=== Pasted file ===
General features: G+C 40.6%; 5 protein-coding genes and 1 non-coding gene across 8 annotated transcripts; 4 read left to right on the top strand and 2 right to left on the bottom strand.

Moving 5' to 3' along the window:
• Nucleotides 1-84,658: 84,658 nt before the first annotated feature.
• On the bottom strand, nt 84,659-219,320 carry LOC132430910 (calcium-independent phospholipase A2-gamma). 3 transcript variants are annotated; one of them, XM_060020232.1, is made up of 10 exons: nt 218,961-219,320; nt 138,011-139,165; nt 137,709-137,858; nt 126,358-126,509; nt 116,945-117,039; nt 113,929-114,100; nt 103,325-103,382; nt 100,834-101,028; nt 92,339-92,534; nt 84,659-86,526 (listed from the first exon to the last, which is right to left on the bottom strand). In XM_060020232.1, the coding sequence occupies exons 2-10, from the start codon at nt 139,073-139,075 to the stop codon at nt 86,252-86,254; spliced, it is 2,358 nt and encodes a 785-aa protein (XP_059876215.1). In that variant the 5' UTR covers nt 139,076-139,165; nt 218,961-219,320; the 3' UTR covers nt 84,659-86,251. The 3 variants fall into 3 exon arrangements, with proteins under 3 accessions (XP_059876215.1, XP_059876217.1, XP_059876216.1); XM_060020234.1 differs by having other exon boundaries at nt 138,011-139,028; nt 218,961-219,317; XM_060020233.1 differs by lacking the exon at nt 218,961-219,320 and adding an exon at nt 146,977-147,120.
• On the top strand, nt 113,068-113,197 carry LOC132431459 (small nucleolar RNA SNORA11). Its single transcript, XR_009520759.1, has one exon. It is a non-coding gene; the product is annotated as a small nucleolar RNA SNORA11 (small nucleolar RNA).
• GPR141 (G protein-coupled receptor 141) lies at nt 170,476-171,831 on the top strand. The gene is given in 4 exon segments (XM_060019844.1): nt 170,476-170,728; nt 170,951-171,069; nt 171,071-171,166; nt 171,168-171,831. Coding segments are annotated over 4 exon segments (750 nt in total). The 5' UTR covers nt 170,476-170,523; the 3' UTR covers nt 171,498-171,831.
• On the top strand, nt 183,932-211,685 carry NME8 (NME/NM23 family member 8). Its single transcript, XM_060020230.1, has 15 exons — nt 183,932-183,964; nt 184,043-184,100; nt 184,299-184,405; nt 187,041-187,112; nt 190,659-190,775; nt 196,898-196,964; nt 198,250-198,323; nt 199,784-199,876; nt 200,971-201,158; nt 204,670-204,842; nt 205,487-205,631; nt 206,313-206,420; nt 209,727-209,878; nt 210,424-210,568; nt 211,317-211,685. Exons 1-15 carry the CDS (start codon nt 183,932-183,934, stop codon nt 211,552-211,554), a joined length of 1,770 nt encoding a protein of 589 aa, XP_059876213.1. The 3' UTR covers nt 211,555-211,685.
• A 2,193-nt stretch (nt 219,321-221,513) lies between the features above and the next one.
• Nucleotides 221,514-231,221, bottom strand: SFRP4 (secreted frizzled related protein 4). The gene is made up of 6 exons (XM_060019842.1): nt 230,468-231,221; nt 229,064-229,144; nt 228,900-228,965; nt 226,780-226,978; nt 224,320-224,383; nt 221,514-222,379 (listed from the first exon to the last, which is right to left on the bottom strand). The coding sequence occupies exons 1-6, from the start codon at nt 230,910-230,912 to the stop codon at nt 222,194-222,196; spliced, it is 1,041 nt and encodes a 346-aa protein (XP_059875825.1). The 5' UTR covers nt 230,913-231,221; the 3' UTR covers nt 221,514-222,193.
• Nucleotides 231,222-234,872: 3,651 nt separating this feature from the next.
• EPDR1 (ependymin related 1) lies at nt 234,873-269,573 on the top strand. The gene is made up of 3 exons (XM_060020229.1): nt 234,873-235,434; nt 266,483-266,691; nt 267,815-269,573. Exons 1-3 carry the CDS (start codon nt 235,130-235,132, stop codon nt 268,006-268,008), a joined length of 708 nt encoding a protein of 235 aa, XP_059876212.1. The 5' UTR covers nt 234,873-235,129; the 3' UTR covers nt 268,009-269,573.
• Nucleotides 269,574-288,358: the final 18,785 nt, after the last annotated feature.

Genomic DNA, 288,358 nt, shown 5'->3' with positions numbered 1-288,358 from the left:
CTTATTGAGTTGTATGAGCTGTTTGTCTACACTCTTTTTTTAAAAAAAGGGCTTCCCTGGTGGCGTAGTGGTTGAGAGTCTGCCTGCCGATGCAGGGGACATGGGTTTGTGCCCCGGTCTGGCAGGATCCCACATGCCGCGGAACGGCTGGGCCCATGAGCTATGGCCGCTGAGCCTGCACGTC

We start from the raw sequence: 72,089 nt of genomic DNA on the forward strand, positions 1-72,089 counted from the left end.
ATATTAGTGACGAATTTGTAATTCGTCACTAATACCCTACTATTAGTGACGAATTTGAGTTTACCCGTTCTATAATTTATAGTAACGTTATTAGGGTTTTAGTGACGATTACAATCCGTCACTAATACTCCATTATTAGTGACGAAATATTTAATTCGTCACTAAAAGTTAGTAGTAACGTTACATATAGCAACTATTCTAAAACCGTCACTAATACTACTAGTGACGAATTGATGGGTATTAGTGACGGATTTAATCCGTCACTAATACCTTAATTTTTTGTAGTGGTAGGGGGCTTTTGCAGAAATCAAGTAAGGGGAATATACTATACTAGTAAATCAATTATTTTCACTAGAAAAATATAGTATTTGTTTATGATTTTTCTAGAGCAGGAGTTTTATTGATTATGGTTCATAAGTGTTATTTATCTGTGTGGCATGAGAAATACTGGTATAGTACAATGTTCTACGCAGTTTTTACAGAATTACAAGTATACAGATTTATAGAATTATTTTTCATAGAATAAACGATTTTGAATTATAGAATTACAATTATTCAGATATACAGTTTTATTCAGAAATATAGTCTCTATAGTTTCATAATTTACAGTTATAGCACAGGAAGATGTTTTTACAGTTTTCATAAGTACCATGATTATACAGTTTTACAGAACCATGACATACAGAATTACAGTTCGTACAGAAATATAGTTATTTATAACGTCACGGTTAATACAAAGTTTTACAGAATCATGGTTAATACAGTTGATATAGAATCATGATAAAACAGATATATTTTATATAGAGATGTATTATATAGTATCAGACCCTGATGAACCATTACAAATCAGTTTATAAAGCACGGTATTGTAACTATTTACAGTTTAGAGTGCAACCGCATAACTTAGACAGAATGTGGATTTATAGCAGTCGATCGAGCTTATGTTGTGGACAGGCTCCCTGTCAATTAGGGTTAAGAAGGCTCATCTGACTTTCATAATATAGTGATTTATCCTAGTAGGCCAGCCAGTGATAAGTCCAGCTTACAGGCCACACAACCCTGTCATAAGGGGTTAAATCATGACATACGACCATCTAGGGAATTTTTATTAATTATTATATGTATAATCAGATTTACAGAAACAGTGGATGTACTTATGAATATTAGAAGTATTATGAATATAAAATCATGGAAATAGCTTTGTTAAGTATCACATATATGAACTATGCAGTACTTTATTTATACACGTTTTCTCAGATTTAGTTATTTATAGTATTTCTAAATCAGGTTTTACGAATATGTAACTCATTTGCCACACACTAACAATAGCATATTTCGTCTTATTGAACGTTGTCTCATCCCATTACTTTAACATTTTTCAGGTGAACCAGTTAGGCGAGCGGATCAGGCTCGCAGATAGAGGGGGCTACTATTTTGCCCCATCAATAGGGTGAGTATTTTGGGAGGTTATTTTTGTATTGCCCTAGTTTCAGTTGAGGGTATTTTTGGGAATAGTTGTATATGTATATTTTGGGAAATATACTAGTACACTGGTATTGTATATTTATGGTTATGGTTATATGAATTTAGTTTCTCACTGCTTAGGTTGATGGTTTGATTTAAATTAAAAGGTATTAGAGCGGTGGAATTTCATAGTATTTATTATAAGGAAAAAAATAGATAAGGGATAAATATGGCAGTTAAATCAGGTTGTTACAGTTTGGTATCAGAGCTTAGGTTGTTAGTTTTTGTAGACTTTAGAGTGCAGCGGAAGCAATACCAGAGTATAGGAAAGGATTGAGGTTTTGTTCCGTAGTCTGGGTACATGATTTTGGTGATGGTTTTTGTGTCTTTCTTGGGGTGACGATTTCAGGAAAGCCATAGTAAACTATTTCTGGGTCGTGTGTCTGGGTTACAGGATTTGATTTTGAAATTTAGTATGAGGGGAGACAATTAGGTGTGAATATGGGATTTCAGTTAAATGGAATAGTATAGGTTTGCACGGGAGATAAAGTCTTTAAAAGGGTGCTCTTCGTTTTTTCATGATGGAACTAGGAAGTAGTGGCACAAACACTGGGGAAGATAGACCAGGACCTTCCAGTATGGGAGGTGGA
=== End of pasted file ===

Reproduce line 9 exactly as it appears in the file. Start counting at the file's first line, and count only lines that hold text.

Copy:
• Nucleotides 221,514-231,221, bottom strand: SFRP4 (secreted frizzled related protein 4). The gene is made up of 6 exons (XM_060019842.1): nt 230,468-231,221; nt 229,064-229,144; nt 228,900-228,965; nt 226,780-226,978; nt 224,320-224,383; nt 221,514-222,379 (listed from the first exon to the last, which is right to left on the bottom strand). The coding sequence occupies exons 1-6, from the start codon at nt 230,910-230,912 to the stop codon at nt 222,194-222,196; spliced, it is 1,041 nt and encodes a 346-aa protein (XP_059875825.1). The 5' UTR covers nt 230,913-231,221; the 3' UTR covers nt 221,514-222,193.